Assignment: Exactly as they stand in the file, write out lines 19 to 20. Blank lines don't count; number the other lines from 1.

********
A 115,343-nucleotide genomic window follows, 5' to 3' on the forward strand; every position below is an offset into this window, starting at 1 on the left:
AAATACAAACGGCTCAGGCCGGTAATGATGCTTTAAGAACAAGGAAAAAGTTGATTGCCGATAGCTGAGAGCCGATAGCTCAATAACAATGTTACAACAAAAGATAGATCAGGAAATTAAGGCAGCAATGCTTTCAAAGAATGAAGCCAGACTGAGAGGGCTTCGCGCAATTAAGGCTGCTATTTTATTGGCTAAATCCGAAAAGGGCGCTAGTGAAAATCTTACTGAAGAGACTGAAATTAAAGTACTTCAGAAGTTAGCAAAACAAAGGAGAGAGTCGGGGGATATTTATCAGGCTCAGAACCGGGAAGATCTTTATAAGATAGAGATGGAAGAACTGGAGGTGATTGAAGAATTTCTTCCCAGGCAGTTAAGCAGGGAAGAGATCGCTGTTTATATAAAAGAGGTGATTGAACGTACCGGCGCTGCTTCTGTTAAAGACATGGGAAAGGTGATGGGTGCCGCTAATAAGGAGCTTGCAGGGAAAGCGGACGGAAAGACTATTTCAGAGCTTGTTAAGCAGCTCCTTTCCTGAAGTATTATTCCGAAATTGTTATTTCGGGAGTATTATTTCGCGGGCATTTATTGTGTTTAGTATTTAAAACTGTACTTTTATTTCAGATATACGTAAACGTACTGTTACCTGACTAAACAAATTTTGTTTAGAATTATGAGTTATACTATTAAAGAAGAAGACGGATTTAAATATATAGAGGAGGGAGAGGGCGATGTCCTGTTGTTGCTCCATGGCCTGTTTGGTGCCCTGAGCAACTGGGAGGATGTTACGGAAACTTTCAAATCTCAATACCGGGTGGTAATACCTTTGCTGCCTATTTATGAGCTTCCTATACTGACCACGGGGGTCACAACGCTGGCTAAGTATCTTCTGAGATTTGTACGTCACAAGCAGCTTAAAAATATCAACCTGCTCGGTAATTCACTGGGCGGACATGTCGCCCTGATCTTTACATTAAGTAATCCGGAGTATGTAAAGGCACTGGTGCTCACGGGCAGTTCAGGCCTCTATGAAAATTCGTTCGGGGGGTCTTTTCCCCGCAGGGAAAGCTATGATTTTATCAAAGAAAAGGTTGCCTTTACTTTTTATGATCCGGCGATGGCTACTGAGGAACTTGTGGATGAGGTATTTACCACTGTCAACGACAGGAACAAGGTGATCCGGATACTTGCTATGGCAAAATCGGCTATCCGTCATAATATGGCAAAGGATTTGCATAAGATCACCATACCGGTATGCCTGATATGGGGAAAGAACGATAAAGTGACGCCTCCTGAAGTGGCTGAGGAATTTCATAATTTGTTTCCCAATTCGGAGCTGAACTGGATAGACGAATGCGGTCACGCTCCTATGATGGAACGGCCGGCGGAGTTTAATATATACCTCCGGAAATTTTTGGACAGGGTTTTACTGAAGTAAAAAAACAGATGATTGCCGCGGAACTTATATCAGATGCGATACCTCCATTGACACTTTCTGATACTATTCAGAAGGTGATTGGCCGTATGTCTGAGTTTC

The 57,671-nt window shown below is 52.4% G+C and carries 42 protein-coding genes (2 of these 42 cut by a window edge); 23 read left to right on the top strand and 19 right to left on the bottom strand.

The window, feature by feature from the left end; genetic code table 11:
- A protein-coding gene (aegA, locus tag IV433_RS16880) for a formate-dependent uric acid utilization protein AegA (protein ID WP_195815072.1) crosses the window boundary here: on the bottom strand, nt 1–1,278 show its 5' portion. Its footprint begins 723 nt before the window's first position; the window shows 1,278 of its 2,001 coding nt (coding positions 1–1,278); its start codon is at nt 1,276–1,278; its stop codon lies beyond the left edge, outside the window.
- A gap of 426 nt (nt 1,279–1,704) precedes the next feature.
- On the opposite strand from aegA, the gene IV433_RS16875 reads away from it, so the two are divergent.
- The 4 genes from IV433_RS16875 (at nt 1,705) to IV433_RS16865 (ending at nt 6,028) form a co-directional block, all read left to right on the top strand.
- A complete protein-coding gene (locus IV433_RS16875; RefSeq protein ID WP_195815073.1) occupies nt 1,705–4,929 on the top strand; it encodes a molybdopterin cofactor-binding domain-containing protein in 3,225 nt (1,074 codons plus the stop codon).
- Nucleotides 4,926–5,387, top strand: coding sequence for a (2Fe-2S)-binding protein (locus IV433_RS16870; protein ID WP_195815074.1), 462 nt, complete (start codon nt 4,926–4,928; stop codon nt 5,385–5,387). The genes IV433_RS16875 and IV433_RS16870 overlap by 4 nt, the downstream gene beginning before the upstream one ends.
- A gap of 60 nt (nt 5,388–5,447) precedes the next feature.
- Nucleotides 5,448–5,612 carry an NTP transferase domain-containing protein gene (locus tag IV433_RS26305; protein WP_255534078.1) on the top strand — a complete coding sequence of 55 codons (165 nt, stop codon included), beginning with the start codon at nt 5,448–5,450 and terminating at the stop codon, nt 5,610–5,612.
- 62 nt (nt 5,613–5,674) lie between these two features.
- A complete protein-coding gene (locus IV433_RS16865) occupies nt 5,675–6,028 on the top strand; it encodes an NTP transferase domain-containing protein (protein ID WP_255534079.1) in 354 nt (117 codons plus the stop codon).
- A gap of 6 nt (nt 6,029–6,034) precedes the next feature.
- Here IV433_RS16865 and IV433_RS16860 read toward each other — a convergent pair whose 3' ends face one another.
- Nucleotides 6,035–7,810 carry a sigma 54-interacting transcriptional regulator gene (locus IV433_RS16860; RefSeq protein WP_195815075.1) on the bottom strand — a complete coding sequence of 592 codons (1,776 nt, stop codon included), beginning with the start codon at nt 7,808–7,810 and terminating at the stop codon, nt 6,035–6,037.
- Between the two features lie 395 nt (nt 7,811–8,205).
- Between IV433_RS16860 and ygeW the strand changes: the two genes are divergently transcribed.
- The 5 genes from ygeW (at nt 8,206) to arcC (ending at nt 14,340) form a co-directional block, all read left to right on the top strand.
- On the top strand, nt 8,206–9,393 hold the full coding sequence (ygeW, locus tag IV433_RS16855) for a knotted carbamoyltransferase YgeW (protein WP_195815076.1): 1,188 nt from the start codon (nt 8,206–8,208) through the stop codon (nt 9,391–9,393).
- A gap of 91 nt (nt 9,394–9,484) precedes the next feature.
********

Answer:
- Between IV433_RS16860 and ygeW the strand changes: the two genes are divergently transcribed.
- The 5 genes from ygeW (at nt 8,206) to arcC (ending at nt 14,340) form a co-directional block, all read left to right on the top strand.